I sometimes see kids leaders post pictures of kids who are clearly demonstrating emotion in the act of worship in an effort to celebrate meaningful worship. First, I would be remiss if I failed to remind you never to post photos of your kids on social media without their families’ permission. Second, I worry that we are unintentionally (or perhaps intentionally at times) sending the wrong message to our kids: “Look! Now this is worship! This is what you need to do!” We do it as adults as well. We might define a “good” worship experience by several hands raised in the air or clear signs of emotional expression. Let me be clear: demonstrating emotion, when sincere and God-directed, is wonderful. However, we have to be careful not to assume that that is the proper way to worship. We all experience emotion differently—some through outward expression and others through inward ways. Be careful not to paint a monochrome picture of worship. Give your kids space to worship according to their personalities and how they are led.
Encourage sacrificial worship
The thing that really impresses me about those wise men was the sacrifice they made to worship Jesus. Think about how far they traveled and what they risked along the way. All to worship. I would contend that meaningful worship should lead to action. The gospel stirs our hearts and that should always lead to action in some form—and a big part of that will be sacrifice. It has often been said that trusting in Jesus costs us nothing, but following Jesus costs us everything. I like that. The gospel is free, but living the gospel is expensive. Jesus warned that following Him would be costly in terms of possessions, relationships, time, and even perhaps our lives. Now here is the beauty of this. I would further contend that these sacrifices will foster deeper worship because a life lived laid bare before Christ is a life lived most closely with Him in the shadow of His glory.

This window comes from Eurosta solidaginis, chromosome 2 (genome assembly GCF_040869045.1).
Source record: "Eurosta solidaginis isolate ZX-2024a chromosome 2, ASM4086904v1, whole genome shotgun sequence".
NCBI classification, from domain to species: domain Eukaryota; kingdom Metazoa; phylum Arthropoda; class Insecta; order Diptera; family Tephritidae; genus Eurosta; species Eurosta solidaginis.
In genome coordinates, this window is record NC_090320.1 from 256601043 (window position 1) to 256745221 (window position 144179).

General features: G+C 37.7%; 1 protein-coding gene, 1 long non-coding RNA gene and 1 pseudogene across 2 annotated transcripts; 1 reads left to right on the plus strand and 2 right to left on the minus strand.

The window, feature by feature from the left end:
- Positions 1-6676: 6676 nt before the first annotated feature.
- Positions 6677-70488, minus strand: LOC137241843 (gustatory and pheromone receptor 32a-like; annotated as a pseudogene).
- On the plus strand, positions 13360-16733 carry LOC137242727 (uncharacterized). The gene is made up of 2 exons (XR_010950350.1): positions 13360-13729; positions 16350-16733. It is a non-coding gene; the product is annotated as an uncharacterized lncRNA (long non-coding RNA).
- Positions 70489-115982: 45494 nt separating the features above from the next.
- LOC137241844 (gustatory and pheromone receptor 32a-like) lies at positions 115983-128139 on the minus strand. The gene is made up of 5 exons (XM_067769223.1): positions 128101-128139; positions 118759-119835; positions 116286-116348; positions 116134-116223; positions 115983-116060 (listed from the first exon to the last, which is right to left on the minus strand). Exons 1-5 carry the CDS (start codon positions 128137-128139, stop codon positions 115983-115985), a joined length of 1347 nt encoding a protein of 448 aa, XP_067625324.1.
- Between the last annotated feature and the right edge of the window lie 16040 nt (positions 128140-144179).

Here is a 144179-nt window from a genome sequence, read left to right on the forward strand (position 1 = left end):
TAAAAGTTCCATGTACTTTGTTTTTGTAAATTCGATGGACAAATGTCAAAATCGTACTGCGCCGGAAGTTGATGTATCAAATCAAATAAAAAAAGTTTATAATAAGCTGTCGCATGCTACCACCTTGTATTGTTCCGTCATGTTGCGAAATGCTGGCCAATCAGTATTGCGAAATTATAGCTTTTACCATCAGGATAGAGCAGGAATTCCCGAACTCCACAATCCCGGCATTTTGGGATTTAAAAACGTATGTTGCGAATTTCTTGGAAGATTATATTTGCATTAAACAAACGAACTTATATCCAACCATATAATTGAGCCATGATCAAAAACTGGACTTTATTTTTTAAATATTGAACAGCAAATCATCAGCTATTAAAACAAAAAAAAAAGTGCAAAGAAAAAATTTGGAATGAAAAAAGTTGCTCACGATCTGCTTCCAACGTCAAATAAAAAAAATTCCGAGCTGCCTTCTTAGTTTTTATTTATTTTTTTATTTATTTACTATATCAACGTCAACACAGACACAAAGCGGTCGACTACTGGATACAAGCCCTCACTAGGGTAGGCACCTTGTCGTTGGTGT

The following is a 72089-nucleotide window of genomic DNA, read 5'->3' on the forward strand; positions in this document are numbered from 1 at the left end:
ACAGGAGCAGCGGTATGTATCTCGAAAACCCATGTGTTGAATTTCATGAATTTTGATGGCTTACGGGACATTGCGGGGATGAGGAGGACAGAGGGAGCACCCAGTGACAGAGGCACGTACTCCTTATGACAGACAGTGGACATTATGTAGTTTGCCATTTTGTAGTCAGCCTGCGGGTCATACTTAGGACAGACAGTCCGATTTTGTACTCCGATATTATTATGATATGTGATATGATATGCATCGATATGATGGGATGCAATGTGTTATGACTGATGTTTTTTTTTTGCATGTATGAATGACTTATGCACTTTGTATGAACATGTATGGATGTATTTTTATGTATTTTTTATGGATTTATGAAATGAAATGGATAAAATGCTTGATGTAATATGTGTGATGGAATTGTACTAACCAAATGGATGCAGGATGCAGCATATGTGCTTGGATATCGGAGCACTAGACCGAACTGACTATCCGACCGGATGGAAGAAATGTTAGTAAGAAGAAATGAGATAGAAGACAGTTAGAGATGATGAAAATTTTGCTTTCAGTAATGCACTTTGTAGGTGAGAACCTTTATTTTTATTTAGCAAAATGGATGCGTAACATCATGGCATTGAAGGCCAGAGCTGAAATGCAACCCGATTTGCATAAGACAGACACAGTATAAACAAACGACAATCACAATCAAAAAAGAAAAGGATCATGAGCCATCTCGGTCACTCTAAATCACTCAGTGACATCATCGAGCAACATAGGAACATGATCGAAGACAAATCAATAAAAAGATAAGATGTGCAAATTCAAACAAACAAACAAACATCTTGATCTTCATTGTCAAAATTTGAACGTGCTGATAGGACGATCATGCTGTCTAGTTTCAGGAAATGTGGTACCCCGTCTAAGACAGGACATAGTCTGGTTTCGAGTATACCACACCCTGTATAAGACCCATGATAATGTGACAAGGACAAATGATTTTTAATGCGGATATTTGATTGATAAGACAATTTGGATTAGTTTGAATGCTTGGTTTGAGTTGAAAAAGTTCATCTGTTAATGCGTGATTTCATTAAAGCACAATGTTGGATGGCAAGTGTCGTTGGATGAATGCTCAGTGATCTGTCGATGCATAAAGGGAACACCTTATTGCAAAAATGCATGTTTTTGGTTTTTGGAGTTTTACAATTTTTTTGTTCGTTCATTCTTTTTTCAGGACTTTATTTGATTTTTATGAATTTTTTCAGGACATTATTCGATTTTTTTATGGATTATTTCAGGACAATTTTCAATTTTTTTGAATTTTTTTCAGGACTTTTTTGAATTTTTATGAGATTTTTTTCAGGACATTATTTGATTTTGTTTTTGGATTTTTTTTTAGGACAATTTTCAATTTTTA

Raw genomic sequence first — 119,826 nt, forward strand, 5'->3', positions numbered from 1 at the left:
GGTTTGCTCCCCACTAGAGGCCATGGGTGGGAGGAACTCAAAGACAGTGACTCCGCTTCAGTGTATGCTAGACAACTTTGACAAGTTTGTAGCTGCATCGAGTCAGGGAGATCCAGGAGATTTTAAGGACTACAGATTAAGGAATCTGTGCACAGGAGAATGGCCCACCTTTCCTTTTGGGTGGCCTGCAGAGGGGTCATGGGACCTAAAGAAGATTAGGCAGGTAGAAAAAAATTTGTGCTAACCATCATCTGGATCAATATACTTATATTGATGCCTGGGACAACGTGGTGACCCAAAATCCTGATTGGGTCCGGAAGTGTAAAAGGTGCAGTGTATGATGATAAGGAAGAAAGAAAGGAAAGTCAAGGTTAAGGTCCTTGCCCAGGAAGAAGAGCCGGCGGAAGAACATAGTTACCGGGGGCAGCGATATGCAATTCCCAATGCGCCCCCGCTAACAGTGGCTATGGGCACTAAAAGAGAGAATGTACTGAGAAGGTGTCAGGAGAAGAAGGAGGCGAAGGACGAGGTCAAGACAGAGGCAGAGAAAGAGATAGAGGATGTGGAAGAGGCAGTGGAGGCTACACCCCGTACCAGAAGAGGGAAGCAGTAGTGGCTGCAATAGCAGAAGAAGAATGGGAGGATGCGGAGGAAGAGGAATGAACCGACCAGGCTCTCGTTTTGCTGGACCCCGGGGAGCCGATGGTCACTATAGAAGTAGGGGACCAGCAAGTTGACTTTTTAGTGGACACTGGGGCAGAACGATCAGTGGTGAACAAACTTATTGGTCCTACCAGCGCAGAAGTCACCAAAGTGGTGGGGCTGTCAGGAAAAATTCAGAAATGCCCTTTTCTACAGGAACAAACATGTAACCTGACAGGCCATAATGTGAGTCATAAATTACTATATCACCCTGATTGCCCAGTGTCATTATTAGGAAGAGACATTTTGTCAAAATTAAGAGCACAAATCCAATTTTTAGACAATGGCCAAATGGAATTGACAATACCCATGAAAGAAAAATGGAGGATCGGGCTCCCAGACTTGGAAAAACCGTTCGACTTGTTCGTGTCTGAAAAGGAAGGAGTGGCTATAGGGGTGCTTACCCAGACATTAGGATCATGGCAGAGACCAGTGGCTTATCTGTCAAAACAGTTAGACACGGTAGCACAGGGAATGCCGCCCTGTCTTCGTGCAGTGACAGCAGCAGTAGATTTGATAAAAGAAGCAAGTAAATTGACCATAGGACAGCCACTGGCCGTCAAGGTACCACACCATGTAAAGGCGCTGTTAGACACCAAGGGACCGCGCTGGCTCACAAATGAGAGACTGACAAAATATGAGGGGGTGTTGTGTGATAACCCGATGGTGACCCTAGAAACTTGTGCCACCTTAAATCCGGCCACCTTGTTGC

Pray for Spirit-filled worship
When it comes down to it, you cannot manufacture worship. As much as you might want to worship, as much worship is going on around you, if the Holy Spirit is not stirring your affections for Christ, you will not worship. Our kids need to know this. They cannot program worship but they can plead with the Holy Spirit to bow the posture of their hearts to a glorious King. They can pray that God develops love—part of the fruit of the Spirit—which cannot be contained and instead works its way out through worship. If we want our kids to worship better, pray for God to make them worshipers and teach them to pray the same way.
How have you fostered gospel worship in your kids? Leave a comment below.
Here is more help for leaders preparing for the December 27, 2015 session (Unit 5, Session 3) of The Gospel Project for Kids.
Brian Dembowczyk is the team leader for The Gospel Project for Kids. He served in local church ministry for over 16 years before coming to LifeWay in 2014. Brian earned an M.Div. from the Southern Baptist Theological Seminary and a D.Min. from the New Orleans Baptist Theological Seminary. Brian, his wife, Tara, and their three children—Joshua, Hannah, and Caleb—live in Murfreesboro, TN, where Brian enjoys drinking coffee and teaching 1-3 graders at City Church.